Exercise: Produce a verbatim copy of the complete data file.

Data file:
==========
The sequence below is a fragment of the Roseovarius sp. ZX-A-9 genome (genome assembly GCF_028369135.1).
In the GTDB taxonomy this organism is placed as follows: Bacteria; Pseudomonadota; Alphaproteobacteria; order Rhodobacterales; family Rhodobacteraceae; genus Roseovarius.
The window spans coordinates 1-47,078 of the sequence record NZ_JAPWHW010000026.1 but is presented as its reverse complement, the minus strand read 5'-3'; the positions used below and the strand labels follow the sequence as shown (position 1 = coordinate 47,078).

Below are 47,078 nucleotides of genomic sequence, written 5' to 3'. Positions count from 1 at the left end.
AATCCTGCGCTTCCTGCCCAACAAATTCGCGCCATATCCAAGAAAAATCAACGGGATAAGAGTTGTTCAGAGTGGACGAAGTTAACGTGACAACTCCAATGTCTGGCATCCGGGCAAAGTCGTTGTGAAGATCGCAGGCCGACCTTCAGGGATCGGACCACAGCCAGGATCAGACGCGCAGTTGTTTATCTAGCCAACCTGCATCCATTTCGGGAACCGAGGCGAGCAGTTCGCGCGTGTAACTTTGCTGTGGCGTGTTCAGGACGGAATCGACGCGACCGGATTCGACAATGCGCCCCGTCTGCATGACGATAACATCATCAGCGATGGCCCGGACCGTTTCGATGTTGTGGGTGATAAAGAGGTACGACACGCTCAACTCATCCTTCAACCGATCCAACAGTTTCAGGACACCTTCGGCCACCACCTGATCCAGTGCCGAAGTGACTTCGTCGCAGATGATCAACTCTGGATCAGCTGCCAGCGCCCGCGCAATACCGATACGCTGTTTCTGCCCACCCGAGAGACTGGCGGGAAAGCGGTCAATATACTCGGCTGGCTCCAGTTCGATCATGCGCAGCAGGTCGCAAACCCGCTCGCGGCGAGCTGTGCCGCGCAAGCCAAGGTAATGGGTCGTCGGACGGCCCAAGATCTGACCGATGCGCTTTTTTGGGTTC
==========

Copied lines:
The sequence below is a fragment of the Roseovarius sp. ZX-A-9 genome (genome assembly GCF_028369135.1).
In the GTDB taxonomy this organism is placed as follows: Bacteria; Pseudomonadota; Alphaproteobacteria; order Rhodobacterales; family Rhodobacteraceae; genus Roseovarius.
The window spans coordinates 1-47,078 of the sequence record NZ_JAPWHW010000026.1 but is presented as its reverse complement, the minus strand read 5'-3'; the positions used below and the strand labels follow the sequence as shown (position 1 = coordinate 47,078).

Below are 47,078 nucleotides of genomic sequence, written 5' to 3'. Positions count from 1 at the left end.
AATCCTGCGCTTCCTGCCCAACAAATTCGCGCCATATCCAAGAAAAATCAACGGGATAAGAGTTGTTCAGAGTGGACGAAGTTAACGTGACAACTCCAATGTCTGGCATCCGGGCAAAGTCGTTGTGAAGATCGCAGGCCGACCTTCAGGGATCGGACCACAGCCAGGATCAGACGCGCAGTTGTTTATCTAGCCAACCTGCATCCATTTCGGGAACCGAGGCGAGCAGTTCGCGCGTGTAACTTTGCTGTGGCGTGTTCAGGACGGAATCGACGCGACCGGATTCGACAATGCGCCCCGTCTGCATGACGATAACATCATCAGCGATGGCCCGGACCGTTTCGATGTTGTGGGTGATAAAGAGGTACGACACGCTCAACTCATCCTTCAACCGATCCAACAGTTTCAGGACACCTTCGGCCACCACCTGATCCAGTGCCGAAGTGACTTCGTCGCAGATGATCAACTCTGGATCAGCTGCCAGCGCCCGCGCAATACCGATACGCTGTTTCTGCCCACCCGAGAGACTGGCGGGAAAGCGGTCAATATACTCGGCTGGCTCCAGTTCGATCATGCGCAGCAGGTCGCAAACCCGCTCGCGGCGAGCTGTGCCGCGCAAGCCAAGGTAATGGGTCGTCGGACGGCCCAAGATCTGACCGATGCGCTTTTTTGGGTTC